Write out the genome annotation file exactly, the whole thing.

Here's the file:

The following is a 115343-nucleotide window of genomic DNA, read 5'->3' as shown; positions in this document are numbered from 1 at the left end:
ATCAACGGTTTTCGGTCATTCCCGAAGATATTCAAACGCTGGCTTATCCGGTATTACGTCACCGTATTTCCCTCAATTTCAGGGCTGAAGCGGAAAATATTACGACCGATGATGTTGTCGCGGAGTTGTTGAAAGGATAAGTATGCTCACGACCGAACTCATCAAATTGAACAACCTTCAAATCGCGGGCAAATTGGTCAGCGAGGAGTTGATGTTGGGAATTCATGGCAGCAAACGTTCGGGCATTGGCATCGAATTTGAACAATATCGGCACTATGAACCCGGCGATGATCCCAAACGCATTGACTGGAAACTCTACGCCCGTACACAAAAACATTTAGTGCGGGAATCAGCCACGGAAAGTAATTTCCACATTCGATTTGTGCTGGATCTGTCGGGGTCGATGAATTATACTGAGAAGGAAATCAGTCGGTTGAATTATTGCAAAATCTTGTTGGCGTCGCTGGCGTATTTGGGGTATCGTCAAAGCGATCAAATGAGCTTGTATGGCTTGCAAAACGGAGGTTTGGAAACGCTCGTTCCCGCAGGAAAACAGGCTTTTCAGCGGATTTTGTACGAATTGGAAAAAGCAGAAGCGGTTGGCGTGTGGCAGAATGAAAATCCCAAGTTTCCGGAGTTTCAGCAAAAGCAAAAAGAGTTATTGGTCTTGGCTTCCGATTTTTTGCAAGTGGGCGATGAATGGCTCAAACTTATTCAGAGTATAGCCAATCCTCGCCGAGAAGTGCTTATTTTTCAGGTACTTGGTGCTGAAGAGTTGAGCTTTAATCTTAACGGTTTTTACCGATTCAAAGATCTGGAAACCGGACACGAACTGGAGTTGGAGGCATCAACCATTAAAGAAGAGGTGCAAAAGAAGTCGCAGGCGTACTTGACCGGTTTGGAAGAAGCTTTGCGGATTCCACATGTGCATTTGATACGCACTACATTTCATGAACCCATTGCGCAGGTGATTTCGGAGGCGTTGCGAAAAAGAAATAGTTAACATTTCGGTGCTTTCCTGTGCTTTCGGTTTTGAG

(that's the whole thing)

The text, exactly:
The following is a 115343-nucleotide window of genomic DNA, read 5'->3' as shown; positions in this document are numbered from 1 at the left end:
ATCAACGGTTTTCGGTCATTCCCGAAGATATTCAAACGCTGGCTTATCCGGTATTACGTCACCGTATTTCCCTCAATTTCAGGGCTGAAGCGGAAAATATTACGACCGATGATGTTGTCGCGGAGTTGTTGAAAGGATAAGTATGCTCACGACCGAACTCATCAAATTGAACAACCTTCAAATCGCGGGCAAATTGGTCAGCGAGGAGTTGATGTTGGGAATTCATGGCAGCAAACGTTCGGGCATTGGCATCGAATTTGAACAATATCGGCACTATGAACCCGGCGATGATCCCAAACGCATTGACTGGAAACTCTACGCCCGTACACAAAAACATTTAGTGCGGGAATCAGCCACGGAAAGTAATTTCCACATTCGATTTGTGCTGGATCTGTCGGGGTCGATGAATTATACTGAGAAGGAAATCAGTCGGTTGAATTATTGCAAAATCTTGTTGGCGTCGCTGGCGTATTTGGGGTATCGTCAAAGCGATCAAATGAGCTTGTATGGCTTGCAAAACGGAGGTTTGGAAACGCTCGTTCCCGCAGGAAAACAGGCTTTTCAGCGGATTTTGTACGAATTGGAAAAAGCAGAAGCGGTTGGCGTGTGGCAGAATGAAAATCCCAAGTTTCCGGAGTTTCAGCAAAAGCAAAAAGAGTTATTGGTCTTGGCTTCCGATTTTTTGCAAGTGGGCGATGAATGGCTCAAACTTATTCAGAGTATAGCCAATCCTCGCCGAGAAGTGCTTATTTTTCAGGTACTTGGTGCTGAAGAGTTGAGCTTTAATCTTAACGGTTTTTACCGATTCAAAGATCTGGAAACCGGACACGAACTGGAGTTGGAGGCATCAACCATTAAAGAAGAGGTGCAAAAGAAGTCGCAGGCGTACTTGACCGGTTTGGAAGAAGCTTTGCGGATTCCACATGTGCATTTGATACGCACTACATTTCATGAACCCATTGCGCAGGTGATTTCGGAGGCGTTGCGAAAAAGAAATAGTTAACATTTCGGTGCTTTCCTGTGCTTTCGGTTTTGAG